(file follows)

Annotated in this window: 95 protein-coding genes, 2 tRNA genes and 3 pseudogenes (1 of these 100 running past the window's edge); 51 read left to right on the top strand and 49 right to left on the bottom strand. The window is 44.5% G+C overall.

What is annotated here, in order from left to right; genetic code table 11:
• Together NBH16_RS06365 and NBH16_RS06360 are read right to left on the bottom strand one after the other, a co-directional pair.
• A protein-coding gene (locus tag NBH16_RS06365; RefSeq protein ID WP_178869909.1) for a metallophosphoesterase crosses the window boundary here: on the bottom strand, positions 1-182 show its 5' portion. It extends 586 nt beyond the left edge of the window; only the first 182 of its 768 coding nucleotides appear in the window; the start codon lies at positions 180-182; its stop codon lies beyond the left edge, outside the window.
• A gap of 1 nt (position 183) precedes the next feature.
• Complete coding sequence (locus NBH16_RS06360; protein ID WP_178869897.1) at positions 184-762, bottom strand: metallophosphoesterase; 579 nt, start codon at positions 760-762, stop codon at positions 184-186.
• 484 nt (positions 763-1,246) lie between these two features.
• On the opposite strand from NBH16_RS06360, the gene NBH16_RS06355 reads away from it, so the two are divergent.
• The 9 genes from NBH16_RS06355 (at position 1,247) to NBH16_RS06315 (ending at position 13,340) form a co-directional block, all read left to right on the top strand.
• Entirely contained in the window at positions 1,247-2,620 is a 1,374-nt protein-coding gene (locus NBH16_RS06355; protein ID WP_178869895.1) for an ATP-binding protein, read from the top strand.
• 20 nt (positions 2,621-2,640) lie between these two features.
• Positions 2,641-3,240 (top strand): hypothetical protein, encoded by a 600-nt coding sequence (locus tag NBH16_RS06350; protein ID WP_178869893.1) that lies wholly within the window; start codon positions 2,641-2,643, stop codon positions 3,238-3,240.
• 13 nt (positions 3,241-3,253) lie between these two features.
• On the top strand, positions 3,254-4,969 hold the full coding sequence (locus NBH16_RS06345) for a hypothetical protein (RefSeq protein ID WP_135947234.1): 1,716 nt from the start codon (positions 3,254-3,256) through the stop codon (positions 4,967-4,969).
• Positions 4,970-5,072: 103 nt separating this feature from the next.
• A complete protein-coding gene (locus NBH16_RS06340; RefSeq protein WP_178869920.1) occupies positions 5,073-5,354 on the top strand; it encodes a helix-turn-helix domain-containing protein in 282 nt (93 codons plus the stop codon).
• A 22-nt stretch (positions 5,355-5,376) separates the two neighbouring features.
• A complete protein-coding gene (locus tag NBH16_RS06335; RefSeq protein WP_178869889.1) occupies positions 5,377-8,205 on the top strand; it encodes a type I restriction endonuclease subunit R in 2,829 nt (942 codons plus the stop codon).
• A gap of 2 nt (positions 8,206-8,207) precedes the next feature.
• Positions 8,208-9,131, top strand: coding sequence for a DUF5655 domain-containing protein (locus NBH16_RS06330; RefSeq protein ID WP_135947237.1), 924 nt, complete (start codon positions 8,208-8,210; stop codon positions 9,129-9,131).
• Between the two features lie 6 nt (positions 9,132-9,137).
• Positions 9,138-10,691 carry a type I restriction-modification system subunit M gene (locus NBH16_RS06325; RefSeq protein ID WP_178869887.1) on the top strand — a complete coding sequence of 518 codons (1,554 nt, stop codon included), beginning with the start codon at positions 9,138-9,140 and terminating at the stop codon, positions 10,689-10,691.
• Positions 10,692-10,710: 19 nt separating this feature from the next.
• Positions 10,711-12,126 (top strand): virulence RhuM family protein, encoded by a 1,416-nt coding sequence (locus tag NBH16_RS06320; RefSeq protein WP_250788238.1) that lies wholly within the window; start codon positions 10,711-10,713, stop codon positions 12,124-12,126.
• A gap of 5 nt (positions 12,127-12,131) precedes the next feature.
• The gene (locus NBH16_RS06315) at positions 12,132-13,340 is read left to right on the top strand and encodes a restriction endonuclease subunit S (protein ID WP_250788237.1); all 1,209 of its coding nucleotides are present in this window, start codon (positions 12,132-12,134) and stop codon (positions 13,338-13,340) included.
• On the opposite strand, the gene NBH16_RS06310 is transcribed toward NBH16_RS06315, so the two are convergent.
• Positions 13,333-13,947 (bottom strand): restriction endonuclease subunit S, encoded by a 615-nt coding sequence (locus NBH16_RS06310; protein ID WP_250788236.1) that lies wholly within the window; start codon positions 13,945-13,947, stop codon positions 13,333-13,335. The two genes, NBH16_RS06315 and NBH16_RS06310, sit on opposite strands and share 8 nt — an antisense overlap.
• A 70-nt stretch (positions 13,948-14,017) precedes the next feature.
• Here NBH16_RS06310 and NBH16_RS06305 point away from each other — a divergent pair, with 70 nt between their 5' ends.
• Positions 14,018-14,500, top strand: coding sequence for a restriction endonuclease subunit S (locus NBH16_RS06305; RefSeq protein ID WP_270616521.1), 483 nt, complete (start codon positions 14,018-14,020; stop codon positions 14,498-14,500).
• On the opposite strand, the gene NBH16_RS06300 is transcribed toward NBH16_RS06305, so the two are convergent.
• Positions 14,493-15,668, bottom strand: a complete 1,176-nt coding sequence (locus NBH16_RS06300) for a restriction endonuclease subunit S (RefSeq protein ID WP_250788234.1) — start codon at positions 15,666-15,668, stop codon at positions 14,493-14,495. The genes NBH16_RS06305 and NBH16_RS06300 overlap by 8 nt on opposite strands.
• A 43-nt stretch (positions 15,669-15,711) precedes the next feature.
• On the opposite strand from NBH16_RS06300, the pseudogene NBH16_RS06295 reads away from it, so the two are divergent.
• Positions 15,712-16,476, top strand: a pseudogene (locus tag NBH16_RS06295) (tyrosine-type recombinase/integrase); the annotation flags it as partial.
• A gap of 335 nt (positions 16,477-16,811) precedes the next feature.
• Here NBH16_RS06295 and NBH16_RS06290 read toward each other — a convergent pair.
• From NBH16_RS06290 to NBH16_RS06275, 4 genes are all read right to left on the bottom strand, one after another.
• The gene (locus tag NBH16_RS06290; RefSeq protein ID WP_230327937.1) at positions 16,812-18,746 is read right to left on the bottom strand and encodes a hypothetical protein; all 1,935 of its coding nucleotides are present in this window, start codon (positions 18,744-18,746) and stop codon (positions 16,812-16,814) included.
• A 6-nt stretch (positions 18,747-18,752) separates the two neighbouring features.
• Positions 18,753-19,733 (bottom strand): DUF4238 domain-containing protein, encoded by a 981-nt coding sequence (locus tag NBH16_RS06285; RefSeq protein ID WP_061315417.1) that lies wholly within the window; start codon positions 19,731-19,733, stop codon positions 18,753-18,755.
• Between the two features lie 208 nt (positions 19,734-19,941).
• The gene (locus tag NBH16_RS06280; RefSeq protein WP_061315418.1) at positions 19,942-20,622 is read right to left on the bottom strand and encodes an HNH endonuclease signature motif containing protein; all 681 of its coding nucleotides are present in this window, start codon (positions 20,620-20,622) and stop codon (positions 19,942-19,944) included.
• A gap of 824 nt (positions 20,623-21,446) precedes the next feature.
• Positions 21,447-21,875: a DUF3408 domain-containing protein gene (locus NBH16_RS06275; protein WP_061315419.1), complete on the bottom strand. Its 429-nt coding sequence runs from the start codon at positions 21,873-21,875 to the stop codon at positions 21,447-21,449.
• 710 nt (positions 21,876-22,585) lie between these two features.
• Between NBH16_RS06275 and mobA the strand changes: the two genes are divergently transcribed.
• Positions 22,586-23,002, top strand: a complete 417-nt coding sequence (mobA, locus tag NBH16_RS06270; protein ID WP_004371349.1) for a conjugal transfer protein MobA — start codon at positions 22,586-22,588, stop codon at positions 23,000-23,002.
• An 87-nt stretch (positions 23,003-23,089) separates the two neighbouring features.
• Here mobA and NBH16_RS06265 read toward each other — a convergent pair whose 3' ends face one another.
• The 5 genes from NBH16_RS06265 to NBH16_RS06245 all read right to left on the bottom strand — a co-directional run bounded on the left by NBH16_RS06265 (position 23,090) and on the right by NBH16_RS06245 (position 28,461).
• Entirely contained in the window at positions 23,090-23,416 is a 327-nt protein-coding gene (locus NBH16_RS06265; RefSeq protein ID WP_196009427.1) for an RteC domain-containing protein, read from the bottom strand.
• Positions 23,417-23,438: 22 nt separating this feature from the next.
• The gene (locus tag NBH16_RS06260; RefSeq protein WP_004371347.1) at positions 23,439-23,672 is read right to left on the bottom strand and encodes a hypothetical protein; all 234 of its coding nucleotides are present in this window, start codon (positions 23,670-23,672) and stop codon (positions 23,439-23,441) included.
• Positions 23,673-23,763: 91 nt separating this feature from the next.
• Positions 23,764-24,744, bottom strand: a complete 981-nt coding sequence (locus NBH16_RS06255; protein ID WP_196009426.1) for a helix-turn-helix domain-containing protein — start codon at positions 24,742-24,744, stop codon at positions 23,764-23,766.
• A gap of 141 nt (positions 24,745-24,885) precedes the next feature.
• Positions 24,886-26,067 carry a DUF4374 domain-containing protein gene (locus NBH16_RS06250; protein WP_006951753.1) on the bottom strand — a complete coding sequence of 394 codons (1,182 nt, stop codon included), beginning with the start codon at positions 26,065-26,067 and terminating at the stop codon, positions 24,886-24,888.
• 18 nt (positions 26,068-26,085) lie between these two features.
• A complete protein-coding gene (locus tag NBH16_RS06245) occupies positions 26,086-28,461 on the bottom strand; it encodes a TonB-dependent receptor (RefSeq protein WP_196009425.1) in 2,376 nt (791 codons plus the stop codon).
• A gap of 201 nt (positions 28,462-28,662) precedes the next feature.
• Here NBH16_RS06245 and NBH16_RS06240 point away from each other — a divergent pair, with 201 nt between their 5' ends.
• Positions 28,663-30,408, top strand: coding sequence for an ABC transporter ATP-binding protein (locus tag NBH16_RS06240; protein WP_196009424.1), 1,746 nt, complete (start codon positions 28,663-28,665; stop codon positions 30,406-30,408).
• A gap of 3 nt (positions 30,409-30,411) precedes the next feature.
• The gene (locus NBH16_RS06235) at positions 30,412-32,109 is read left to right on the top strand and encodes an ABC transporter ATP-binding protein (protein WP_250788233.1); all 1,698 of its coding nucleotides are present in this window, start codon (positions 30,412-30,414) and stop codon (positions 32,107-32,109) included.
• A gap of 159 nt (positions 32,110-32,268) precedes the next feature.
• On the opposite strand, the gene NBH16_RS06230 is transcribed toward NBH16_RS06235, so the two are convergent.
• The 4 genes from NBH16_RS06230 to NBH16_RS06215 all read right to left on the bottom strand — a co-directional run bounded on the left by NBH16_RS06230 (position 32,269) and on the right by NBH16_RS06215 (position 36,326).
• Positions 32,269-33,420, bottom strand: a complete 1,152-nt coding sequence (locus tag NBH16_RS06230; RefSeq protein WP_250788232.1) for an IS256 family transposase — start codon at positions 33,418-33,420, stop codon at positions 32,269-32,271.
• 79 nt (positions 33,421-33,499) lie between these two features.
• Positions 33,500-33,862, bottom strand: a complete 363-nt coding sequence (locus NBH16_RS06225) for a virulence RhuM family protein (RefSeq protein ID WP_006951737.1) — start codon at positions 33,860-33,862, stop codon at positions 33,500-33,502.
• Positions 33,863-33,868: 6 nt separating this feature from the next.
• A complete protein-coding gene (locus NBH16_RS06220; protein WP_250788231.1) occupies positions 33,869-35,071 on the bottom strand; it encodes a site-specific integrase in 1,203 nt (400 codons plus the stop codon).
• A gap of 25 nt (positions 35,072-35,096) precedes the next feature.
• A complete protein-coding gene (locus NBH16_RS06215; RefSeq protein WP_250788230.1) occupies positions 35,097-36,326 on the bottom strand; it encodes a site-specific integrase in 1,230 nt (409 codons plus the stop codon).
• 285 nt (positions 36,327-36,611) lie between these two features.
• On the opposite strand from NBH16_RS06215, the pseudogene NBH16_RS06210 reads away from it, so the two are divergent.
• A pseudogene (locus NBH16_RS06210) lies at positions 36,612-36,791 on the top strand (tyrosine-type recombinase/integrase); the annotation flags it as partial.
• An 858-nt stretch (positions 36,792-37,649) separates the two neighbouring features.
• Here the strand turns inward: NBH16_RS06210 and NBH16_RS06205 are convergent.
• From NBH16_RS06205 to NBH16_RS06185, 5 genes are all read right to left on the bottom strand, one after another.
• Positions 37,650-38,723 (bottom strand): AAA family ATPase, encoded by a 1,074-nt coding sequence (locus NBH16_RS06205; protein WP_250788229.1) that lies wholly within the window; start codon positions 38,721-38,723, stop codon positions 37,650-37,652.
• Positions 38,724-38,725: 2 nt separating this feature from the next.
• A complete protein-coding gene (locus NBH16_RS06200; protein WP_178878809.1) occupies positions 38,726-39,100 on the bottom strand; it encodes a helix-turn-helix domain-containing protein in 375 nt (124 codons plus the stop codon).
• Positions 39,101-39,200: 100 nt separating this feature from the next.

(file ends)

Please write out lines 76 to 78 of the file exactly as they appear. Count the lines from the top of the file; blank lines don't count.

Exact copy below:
• A complete protein-coding gene (locus NBH16_RS06215; RefSeq protein WP_250788230.1) occupies positions 35,097-36,326 on the bottom strand; it encodes a site-specific integrase in 1,230 nt (409 codons plus the stop codon).
• 285 nt (positions 36,327-36,611) lie between these two features.
• On the opposite strand from NBH16_RS06215, the pseudogene NBH16_RS06210 reads away from it, so the two are divergent.